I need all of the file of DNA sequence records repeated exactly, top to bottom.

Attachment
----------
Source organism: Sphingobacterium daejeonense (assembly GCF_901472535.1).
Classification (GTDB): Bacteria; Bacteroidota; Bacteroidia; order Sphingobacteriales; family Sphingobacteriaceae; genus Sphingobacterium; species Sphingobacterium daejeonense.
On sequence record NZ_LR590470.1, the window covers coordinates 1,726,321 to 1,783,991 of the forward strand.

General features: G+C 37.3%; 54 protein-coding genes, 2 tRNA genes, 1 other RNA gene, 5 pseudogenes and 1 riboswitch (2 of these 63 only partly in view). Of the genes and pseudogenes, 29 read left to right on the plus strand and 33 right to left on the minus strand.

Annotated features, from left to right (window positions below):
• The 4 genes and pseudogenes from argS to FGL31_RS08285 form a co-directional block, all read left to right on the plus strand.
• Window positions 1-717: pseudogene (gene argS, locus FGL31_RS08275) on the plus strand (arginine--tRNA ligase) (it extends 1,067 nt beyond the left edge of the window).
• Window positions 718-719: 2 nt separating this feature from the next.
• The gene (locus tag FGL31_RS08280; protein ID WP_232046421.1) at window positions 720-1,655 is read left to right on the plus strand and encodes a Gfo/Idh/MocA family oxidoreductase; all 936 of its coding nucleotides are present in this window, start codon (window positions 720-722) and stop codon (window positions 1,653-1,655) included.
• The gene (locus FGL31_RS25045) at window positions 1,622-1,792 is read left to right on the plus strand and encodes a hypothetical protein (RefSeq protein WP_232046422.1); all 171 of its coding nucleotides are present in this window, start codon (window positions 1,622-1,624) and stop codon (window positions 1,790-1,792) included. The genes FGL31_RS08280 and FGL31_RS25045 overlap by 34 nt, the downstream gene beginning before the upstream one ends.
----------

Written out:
Source organism: Sphingobacterium daejeonense (assembly GCF_901472535.1).
Classification (GTDB): Bacteria; Bacteroidota; Bacteroidia; order Sphingobacteriales; family Sphingobacteriaceae; genus Sphingobacterium; species Sphingobacterium daejeonense.
On sequence record NZ_LR590470.1, the window covers coordinates 1,726,321 to 1,783,991 of the forward strand.

General features: G+C 37.3%; 54 protein-coding genes, 2 tRNA genes, 1 other RNA gene, 5 pseudogenes and 1 riboswitch (2 of these 63 only partly in view). Of the genes and pseudogenes, 29 read left to right on the plus strand and 33 right to left on the minus strand.

Annotated features, from left to right (window positions below):
• The 4 genes and pseudogenes from argS to FGL31_RS08285 form a co-directional block, all read left to right on the plus strand.
• Window positions 1-717: pseudogene (gene argS, locus FGL31_RS08275) on the plus strand (arginine--tRNA ligase) (it extends 1,067 nt beyond the left edge of the window).
• Window positions 718-719: 2 nt separating this feature from the next.
• The gene (locus tag FGL31_RS08280; protein ID WP_232046421.1) at window positions 720-1,655 is read left to right on the plus strand and encodes a Gfo/Idh/MocA family oxidoreductase; all 936 of its coding nucleotides are present in this window, start codon (window positions 720-722) and stop codon (window positions 1,653-1,655) included.
• The gene (locus FGL31_RS25045) at window positions 1,622-1,792 is read left to right on the plus strand and encodes a hypothetical protein (RefSeq protein WP_232046422.1); all 171 of its coding nucleotides are present in this window, start codon (window positions 1,622-1,624) and stop codon (window positions 1,790-1,792) included. The genes FGL31_RS08280 and FGL31_RS25045 overlap by 34 nt, the downstream gene beginning before the upstream one ends.